Iwatch Dandelion sleep. She is spent and it’s not just the lovemaking. It’s the hours before, the days, the months, the years. And now she’s here. In our house. In our beds. Ours.
Bastian steps out of the bathroom freshly showered. He, too, looks at her, with her wild blond hair fanned out over the pillow, her face so soft in sleep. Lips still swollen from our kisses.
“I’m going to get dressed,” Bastian says. “Meet out back?”
I nod and see the moment he takes before walking out of that room. We’re thinking the same thing, my brother and me. Because the reason for this, it’s over. Finished. Lucien Russo is dead. Geno Russo was already dead. Russo Properties & Holdings itself hardly seems to matter. The erasure of the Russo name from the face of the earth is a fading memory. Because what matters is the woman sleeping on the bed. Because she has changed everything.
Ten minutes later Bastian walks out onto the back patio where I’m seated looking out over the sea at the clear, beautiful morning. No clouds in the distance. No storms on the horizon.
“What happened?” Bastian asks as he takes a seat.
I pour him a mug of coffee from the carafe on the table.
“Greco got a minute to flex his muscle.” Greco ordered my beating, then denied having done so. Fucking coward. “I’ll repay him in kind in my own time.”
“Bruno came through?”
“Yeah. Uncle Sonny was very good at one thing. He kept very precise records and had an excellent surveillance system in place.”
Bastian grins. “Always covered his ass, the prick.”
“Thanks to Sonny we won’t have any trouble with the authorities going forward.”
“Good. Mom and Emma are good. Just talked to Stefan.”
“Thanks for doing that. Bruno said the cleaners will be done with the Ravello house in a few days. What do you think? Keep it? Go back?”
“I think it’ll be hard for Mom and Emma,” he says.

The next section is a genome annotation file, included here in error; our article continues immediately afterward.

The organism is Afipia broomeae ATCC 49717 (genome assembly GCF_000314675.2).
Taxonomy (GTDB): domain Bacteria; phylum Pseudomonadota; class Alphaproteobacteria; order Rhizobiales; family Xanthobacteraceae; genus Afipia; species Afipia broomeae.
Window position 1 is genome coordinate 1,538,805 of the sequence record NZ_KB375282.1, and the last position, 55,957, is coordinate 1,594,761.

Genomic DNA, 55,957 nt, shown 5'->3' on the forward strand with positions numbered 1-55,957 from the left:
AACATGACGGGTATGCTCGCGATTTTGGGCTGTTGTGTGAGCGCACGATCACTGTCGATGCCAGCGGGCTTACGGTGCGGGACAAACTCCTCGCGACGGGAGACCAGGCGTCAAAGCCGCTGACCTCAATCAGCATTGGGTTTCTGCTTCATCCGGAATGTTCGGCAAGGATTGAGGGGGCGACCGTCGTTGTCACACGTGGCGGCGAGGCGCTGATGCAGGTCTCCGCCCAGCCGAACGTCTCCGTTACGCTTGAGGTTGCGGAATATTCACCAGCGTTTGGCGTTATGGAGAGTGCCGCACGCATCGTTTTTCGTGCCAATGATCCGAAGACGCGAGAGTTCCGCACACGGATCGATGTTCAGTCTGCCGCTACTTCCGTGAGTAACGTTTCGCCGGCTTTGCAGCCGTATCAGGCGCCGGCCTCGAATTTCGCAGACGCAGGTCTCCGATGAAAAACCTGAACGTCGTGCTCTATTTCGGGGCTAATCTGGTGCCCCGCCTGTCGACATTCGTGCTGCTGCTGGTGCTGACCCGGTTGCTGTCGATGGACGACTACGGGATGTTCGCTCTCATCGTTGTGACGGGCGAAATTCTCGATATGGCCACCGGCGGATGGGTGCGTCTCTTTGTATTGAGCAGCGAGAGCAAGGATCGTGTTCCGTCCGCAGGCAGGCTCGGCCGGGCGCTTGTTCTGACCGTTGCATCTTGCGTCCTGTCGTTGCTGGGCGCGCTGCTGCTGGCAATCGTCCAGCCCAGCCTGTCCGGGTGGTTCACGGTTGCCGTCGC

He looks out to the sea, jaw tight, because here it is. The thing we are here to discuss. Dandelion.
After a long minute he turns to me.
“I know the right thing to do. But what I want to do is very different,” he says.
I drink a sip of steaming coffee and study my brother. He wants to keep Vittoria. I understand. I feel the same way.
“It has to be up to her, brother,” I say, turning to watch the soft waves of a calm sea.
“Like I said, I know the right thing.”
“Bruno is getting paperwork ready for me to remove my hold on her finances.”
Bastian nods. “Good.”
We fall silent, each of us lost in our thoughts.
In a way, I wish Tilbury’s treatment had been more thorough. That she wouldn’t ever remember that year of her life. But she has, and she’ll need to process. I have no doubt she can and will. If not for herself, then for Emma.
The patio door opens, and I turn, expecting one of the staff, but am surprised to find Vittoria walking toward us. She’s barefoot, wearing one of my T-shirts, her hair loose and wild down her back.
She’s fucking beautiful to watch. Like something not quite of this earth. Not quite human. Or maybe too human. She is self-assured. She knows she is damaged, but she doesn’t hide it or try to be something else. She is our Dandelion, a little strange, a little lonely maybe, a lot sad, but ours.
“Coffee?” I ask as she comes to settle on the grass at our feet.
She shakes her head and looks over her shoulder at the view. “It’s beautiful here.”